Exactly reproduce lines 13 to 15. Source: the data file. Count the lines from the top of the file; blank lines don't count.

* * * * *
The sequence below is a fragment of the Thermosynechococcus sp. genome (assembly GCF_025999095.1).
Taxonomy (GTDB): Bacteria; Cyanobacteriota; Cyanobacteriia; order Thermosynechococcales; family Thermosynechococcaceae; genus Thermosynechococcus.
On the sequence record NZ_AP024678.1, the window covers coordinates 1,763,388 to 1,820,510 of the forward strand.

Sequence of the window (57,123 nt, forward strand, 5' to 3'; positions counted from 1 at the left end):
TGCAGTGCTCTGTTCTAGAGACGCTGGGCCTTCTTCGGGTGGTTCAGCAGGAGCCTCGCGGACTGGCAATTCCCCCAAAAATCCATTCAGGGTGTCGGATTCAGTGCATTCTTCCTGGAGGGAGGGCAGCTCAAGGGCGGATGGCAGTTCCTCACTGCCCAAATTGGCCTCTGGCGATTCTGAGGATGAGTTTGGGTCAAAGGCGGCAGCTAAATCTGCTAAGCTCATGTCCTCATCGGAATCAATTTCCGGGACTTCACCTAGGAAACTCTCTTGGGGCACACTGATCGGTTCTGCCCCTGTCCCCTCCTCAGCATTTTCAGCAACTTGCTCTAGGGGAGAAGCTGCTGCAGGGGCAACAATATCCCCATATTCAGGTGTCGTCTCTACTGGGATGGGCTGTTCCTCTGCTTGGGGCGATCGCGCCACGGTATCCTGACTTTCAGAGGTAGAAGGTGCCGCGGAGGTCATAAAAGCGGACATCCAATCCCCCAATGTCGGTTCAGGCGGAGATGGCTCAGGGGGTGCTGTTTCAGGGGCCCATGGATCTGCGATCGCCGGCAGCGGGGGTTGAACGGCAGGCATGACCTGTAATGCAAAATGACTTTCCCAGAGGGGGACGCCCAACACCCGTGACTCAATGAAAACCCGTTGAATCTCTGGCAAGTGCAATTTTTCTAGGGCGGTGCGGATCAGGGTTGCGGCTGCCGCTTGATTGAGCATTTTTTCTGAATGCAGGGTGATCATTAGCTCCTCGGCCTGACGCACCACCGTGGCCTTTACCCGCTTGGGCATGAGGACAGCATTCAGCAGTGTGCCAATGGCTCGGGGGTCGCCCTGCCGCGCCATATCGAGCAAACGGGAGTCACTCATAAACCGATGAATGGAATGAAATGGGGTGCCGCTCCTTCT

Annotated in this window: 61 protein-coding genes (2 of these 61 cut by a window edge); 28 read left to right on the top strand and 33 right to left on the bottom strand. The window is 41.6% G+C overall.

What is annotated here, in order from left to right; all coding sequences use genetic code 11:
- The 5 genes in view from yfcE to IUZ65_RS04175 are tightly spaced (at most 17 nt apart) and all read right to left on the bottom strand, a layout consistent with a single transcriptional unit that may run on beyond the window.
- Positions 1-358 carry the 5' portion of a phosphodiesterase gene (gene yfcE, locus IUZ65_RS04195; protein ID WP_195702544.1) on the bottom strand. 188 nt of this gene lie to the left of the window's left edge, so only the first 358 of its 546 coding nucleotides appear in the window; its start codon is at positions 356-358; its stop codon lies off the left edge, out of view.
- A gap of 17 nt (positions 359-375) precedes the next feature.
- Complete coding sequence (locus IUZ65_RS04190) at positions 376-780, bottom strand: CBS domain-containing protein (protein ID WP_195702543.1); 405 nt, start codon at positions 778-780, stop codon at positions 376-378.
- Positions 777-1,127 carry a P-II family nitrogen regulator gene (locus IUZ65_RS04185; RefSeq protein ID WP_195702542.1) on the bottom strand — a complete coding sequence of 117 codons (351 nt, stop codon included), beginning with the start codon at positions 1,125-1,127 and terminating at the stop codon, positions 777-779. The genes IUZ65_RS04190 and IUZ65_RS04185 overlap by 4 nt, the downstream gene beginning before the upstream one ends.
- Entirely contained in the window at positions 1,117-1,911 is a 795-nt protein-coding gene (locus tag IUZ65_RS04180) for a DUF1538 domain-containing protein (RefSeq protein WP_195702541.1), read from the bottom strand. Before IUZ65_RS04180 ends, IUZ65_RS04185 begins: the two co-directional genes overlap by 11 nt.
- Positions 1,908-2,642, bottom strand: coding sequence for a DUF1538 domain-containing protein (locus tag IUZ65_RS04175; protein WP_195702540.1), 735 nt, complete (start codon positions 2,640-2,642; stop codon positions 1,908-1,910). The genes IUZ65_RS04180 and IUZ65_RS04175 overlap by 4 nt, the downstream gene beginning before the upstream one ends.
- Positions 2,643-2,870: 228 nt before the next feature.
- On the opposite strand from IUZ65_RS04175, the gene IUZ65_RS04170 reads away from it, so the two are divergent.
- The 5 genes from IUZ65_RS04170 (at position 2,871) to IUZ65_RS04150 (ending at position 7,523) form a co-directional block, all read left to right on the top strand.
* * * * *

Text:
- Entirely contained in the window at positions 1,117-1,911 is a 795-nt protein-coding gene (locus tag IUZ65_RS04180) for a DUF1538 domain-containing protein (RefSeq protein WP_195702541.1), read from the bottom strand. Before IUZ65_RS04180 ends, IUZ65_RS04185 begins: the two co-directional genes overlap by 11 nt.
- Positions 1,908-2,642, bottom strand: coding sequence for a DUF1538 domain-containing protein (locus tag IUZ65_RS04175; protein WP_195702540.1), 735 nt, complete (start codon positions 2,640-2,642; stop codon positions 1,908-1,910). The genes IUZ65_RS04180 and IUZ65_RS04175 overlap by 4 nt, the downstream gene beginning before the upstream one ends.
- Positions 2,643-2,870: 228 nt before the next feature.